Digital Signage

7 Tips for Better Digital Signage Content

What are you doing to reach your campus community in today's digital age? These key considerations will help get your digital signage message across more effectively.

At the University of Michigan's Shapiro Undergraduate Library, digital signs are used as "exhibits" that are updated monthly. (photo by Christopher Gardner)

It seems like a lifetime ago when students would turn to a corkboard at the end of a hallway in a dorm or common area for information about what was happening around campus. It was easy enough to post new content, information could be location-relevant, and students could simply tear off a phone number to follow up on something they read on the board.

Nowadays, digital signs are part of new construction building plans, and are steadily becoming the new corkboard medium. Instead of having to design content, print it and physically deliver it to each strategically placed corkboard around campus, we can now automate the process in "real time" with digital signage technology. Additionally, more and more software applications are being developed to accommodate touchscreens, and Web sites are being designed for content consumption. These design trends increase the potential for an enhanced user experience with regard to digital signage.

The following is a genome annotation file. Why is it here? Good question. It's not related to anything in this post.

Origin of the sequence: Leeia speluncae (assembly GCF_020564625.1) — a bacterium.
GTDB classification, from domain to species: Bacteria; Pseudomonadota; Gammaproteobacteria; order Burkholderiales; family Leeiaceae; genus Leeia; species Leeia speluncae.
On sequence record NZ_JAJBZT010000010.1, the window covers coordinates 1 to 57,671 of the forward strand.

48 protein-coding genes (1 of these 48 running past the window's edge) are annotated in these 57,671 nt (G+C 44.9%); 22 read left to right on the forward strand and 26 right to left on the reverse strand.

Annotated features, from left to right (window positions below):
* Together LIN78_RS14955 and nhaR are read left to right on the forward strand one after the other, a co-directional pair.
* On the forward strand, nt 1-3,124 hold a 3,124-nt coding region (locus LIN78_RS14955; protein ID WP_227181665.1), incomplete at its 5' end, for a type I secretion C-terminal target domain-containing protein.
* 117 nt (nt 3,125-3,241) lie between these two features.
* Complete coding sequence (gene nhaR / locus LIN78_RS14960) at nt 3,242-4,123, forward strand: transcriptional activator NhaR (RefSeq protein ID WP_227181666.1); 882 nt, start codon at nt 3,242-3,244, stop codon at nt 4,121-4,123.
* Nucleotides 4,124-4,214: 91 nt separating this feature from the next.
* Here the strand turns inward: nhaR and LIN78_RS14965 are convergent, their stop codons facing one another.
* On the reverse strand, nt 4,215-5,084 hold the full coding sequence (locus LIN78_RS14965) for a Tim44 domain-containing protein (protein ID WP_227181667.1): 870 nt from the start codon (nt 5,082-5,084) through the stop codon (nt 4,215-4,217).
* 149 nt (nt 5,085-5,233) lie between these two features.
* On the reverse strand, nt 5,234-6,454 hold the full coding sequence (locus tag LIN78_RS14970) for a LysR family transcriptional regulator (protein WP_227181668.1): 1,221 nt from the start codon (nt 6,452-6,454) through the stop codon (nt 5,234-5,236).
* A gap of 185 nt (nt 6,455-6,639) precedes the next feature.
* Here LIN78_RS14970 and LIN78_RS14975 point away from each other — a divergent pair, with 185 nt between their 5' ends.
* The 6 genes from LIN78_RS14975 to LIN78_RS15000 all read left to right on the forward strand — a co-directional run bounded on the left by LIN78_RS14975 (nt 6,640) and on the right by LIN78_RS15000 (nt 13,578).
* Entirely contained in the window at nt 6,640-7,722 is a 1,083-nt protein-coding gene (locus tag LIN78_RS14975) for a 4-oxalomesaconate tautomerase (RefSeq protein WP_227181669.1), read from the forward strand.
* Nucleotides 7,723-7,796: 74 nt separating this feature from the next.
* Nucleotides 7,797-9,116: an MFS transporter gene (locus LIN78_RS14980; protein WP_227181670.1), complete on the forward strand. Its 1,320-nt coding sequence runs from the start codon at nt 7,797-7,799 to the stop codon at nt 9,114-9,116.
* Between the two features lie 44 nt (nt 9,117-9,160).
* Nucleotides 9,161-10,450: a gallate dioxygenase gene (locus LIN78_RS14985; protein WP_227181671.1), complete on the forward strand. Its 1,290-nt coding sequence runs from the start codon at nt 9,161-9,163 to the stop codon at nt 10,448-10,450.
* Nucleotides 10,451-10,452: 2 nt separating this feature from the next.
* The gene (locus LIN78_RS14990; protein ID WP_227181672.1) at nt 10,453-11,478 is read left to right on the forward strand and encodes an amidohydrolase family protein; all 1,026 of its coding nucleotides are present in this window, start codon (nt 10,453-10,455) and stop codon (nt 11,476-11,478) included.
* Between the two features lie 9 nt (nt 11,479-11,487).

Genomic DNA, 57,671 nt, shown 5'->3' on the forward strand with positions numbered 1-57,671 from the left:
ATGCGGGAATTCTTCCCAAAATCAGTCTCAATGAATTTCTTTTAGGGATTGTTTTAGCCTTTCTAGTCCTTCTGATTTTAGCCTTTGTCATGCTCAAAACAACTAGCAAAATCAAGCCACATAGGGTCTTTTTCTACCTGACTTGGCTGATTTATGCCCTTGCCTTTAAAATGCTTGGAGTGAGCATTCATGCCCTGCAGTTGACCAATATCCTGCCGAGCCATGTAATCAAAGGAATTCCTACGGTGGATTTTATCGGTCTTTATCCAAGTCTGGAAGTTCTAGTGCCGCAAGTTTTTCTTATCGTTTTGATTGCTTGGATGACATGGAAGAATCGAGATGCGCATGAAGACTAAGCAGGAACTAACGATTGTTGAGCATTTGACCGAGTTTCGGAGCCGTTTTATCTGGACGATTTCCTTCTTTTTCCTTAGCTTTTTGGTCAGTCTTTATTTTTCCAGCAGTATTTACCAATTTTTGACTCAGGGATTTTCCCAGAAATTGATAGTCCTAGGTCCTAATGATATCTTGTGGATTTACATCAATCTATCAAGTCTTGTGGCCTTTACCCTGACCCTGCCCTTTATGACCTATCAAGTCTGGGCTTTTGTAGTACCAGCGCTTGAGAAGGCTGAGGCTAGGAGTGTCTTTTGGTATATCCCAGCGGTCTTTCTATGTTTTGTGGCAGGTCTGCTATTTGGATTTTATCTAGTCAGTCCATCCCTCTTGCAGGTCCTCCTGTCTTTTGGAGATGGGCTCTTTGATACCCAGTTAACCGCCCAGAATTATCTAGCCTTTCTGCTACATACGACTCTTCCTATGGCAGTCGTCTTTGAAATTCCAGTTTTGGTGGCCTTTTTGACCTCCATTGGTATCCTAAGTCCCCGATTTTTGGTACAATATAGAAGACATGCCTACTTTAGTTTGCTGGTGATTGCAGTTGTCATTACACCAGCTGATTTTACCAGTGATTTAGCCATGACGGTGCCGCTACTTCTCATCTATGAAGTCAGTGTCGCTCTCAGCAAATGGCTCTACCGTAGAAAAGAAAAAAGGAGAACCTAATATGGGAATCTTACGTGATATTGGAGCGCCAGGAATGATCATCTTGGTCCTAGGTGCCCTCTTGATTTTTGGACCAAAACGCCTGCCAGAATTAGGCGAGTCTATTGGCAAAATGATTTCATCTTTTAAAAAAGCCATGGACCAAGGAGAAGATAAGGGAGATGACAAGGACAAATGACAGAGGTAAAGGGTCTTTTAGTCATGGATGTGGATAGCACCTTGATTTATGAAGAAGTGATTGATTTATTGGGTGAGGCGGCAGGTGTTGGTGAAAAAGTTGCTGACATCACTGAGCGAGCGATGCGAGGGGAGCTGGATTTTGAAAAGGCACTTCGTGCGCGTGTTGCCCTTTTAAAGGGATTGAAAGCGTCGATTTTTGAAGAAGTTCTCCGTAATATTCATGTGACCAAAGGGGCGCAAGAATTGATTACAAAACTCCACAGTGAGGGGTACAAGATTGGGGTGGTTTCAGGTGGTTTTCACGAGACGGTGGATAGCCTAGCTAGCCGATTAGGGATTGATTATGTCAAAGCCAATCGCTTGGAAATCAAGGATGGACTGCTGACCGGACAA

Based on our experience at the University of Michigan, planning and designing sign content has proven to be more important than any other aspect of digital signage. In order to effectively reach your campus community, here are some things you need to consider.

1) Encourage Marketing and IT to Collaborate on Content
Through networking events and conferences, I've seen many cases where digital signage support fell under the umbrella of "marketing and communications" and other cases where it fell under "IT services." What we've learned at Michigan is that it takes participation from both groups to produce the most effective digital signs. My role has often served as a liaison between the two, facilitating the sign design process — which has consisted of meeting with a unit, asking a lot of questions, and then teaching them how to use the digital signage software to accomplish their goals.